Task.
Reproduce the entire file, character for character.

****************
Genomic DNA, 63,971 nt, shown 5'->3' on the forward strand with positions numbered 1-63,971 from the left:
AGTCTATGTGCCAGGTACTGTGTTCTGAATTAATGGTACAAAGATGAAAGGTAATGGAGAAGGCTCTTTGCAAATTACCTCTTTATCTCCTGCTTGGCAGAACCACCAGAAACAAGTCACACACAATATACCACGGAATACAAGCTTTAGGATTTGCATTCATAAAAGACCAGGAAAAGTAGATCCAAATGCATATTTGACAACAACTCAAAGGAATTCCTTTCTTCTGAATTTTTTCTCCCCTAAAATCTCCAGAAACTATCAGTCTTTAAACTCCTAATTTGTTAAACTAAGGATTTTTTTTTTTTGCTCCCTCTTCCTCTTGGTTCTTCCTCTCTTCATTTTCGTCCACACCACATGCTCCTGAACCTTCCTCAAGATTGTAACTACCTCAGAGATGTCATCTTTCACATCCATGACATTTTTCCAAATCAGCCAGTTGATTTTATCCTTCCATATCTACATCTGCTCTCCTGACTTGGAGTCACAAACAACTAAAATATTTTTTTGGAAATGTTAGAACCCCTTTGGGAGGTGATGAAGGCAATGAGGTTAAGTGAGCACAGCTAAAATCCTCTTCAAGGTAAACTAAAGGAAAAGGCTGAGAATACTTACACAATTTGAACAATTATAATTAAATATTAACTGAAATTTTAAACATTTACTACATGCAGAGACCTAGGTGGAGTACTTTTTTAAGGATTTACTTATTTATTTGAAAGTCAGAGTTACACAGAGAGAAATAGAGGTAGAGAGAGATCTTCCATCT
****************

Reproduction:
Genomic DNA, 63,971 nt, shown 5'->3' on the forward strand with positions numbered 1-63,971 from the left:
AGTCTATGTGCCAGGTACTGTGTTCTGAATTAATGGTACAAAGATGAAAGGTAATGGAGAAGGCTCTTTGCAAATTACCTCTTTATCTCCTGCTTGGCAGAACCACCAGAAACAAGTCACACACAATATACCACGGAATACAAGCTTTAGGATTTGCATTCATAAAAGACCAGGAAAAGTAGATCCAAATGCATATTTGACAACAACTCAAAGGAATTCCTTTCTTCTGAATTTTTTCTCCCCTAAAATCTCCAGAAACTATCAGTCTTTAAACTCCTAATTTGTTAAACTAAGGATTTTTTTTTTTTGCTCCCTCTTCCTCTTGGTTCTTCCTCTCTTCATTTTCGTCCACACCACATGCTCCTGAACCTTCCTCAAGATTGTAACTACCTCAGAGATGTCATCTTTCACATCCATGACATTTTTCCAAATCAGCCAGTTGATTTTATCCTTCCATATCTACATCTGCTCTCCTGACTTGGAGTCACAAACAACTAAAATATTTTTTTGGAAATGTTAGAACCCCTTTGGGAGGTGATGAAGGCAATGAGGTTAAGTGAGCACAGCTAAAATCCTCTTCAAGGTAAACTAAAGGAAAAGGCTGAGAATACTTACACAATTTGAACAATTATAATTAAATATTAACTGAAATTTTAAACATTTACTACATGCAGAGACCTAGGTGGAGTACTTTTTTAAGGATTTACTTATTTATTTGAAAGTCAGAGTTACACAGAGAGAAATAGAGGTAGAGAGAGATCTTCCATCT